America’s 2nd-largest School District Bans Cellphones and Social Media

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America’s 2nd-largest School District Bans Cellphones and Social Media

By Movieguide® Contributor

The Los Angeles Unified School District board took a vote on Tuesday to ban social media and cell phones for students.

The vote, which affects the U.S.’s second-largest school district, passed 5-2.

The ban comes just a day after “U.S. Surgeon General Dr. Vivek H. Murthy called for an immediate warning label on social media platforms in a New York Times op-ed, similar to warnings on cigarette packs mandated by Congress in the 1960s,” Good Morning America reported Tuesday.

One teacher in the district who advocated for the vote to pass said teachers have an “uphill battle” when they try to curb teen phone use.

“Managing student use of smartphones as a classroom teacher is now more like running a nonstop marathon. It takes a lot of energy and it’s really hard to keep up,” said high school math teacher Jessica Quindel.

This struggle comes despite that the district’s 429,000 students’ phone use was already banned during classes and social media use was limited to “educational purposes” only.

“The school district will now have to develop and present updated cellphone and social media policies within 120 days, or by the fall semester, that would forbid students by the spring semester of the 2024-2025 school year from using cellphones and social media platforms during the school day,” GMA said.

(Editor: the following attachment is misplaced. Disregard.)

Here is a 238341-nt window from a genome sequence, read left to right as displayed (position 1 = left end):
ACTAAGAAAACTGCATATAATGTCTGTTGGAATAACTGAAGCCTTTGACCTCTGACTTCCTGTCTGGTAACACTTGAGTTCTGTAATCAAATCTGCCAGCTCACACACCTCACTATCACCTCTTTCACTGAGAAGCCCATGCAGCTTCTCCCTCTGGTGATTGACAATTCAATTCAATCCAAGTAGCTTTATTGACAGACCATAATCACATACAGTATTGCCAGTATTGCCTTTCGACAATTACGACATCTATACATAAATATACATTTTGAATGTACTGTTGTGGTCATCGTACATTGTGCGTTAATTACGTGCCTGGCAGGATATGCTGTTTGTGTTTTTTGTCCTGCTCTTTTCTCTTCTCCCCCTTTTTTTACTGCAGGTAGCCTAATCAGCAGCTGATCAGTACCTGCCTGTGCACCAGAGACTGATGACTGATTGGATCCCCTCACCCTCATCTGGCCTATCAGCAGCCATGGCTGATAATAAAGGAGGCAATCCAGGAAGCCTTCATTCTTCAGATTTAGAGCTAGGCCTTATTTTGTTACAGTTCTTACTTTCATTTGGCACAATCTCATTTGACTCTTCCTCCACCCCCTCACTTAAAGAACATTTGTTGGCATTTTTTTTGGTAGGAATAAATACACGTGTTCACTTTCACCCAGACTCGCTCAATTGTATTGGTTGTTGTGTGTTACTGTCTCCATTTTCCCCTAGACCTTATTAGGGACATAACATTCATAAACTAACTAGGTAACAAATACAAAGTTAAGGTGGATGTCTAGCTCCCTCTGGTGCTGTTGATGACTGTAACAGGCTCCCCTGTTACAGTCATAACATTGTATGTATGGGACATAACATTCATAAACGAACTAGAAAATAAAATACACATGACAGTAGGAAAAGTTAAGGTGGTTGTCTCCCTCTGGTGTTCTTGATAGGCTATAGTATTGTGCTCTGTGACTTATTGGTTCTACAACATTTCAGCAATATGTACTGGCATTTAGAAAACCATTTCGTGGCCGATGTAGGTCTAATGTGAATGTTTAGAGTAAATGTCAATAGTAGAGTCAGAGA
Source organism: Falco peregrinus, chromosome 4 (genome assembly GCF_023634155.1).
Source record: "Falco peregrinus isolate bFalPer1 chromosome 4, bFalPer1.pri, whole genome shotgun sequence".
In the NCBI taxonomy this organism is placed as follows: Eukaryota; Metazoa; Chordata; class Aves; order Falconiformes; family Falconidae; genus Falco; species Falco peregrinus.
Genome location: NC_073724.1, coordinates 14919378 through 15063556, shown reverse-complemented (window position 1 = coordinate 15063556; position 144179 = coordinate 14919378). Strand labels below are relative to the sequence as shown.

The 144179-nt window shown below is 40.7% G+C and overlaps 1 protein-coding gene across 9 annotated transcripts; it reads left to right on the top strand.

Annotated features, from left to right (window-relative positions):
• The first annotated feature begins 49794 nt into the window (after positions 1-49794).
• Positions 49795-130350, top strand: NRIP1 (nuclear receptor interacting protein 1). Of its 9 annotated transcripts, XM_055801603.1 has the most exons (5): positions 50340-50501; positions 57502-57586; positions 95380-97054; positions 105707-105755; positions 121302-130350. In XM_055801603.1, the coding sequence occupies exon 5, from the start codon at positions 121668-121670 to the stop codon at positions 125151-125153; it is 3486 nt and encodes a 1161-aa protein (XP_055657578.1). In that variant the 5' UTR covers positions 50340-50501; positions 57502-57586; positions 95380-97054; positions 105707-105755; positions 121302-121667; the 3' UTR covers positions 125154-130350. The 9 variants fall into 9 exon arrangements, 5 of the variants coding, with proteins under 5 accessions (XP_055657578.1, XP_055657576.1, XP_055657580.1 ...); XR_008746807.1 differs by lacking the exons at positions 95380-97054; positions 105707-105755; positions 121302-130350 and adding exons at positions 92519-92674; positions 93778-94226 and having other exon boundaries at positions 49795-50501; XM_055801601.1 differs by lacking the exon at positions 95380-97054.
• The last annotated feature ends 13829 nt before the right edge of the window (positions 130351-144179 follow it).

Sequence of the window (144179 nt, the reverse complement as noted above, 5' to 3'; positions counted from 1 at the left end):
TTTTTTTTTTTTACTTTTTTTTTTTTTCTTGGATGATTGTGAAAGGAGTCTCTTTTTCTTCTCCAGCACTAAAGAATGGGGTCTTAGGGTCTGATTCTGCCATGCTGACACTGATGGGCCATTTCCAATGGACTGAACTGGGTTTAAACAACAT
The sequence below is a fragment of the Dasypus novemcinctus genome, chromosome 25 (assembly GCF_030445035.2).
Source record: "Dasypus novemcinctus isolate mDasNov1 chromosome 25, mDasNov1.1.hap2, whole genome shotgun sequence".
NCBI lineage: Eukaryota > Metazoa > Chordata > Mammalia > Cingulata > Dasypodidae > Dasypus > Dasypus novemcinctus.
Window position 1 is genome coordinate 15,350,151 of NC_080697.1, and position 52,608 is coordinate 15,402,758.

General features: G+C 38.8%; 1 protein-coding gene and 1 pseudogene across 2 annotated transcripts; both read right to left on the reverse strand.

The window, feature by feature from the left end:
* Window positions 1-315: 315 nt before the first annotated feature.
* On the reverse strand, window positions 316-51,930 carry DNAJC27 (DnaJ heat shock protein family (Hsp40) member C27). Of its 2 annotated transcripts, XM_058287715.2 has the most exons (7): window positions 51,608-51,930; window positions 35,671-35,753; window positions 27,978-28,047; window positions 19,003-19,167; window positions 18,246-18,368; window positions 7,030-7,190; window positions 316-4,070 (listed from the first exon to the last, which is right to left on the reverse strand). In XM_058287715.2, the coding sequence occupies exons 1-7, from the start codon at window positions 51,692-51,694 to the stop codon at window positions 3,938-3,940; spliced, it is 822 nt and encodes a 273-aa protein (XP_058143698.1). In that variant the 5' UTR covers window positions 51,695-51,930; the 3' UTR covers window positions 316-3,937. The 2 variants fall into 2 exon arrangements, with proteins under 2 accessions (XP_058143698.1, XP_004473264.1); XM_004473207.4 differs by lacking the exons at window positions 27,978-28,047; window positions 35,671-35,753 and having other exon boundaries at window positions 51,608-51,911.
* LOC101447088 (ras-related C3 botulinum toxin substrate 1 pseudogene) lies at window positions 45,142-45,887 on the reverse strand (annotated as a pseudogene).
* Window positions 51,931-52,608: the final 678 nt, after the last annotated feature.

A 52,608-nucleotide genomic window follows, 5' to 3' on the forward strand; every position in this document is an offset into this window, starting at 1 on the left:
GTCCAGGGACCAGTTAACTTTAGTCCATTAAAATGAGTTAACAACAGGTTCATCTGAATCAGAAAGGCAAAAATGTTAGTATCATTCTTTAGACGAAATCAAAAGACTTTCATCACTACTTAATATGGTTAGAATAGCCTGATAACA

“LAUSD cited possible tactics like locked pouches, cellphone lockers or technological means and promised the policies would be ‘informed by best practices and by input from experts in the field, labor partners, staff, students, and parents.,” GMA reported.

The policy changers will take into consideration those who are dependent on their phones for things like translation.

“The mental health crisis among young people is an emergency — and social media has emerged as an important contributor,” Murthy wrote on Monday.

He reported that last summer’s stats show teens spent an average of five hours per day on social media, and have high rates of anxiety and depression.

Murthy told GMA his proposed warning label for social media will need to get congressional approval. It would appear as a digital label, seen regularly on social media.

“The exact design of it, the frequency with which it appears — that would all be determined in a scientific testing process that we would undergo after Congress authorized the label,” Murthy said. “That’s what we do with tobacco and alcohol labels, and the good news about labels is that we thankfully know from experience that these labels actually do work. In the case of tobacco labels, they are effective in increasing awareness and in changing behavior.”

In 2023, Florida banned phone use in public school classrooms. The Manchester Public School District in Connecticut currently mandates that student must keep phones in locked pouches when they enter school. Oklahoma, Indiana, Kansas, Washington, and Vermont have proposed similar rules.

Movieguide® reported on Florida’s ground-breaking social media ban in March:

Florida just passed a law that bans children under 13 from creating accounts on social media.

“It’s not designed to address the content per se, which may receive certain First Amendment protections, but it’s designed to address the addictive qualities, the addictive features of social media,” said Melissa Henson, Vice President of Programs for Parents Television and Media Council.

The law, called “HB 3,” bans children under 13 and requires parental consent for 14 and 15-year-olds who wish to make accounts. It also requires pornography sites to use age verification methods for their users. The law will not go into effect until Jan. 1, 2025.

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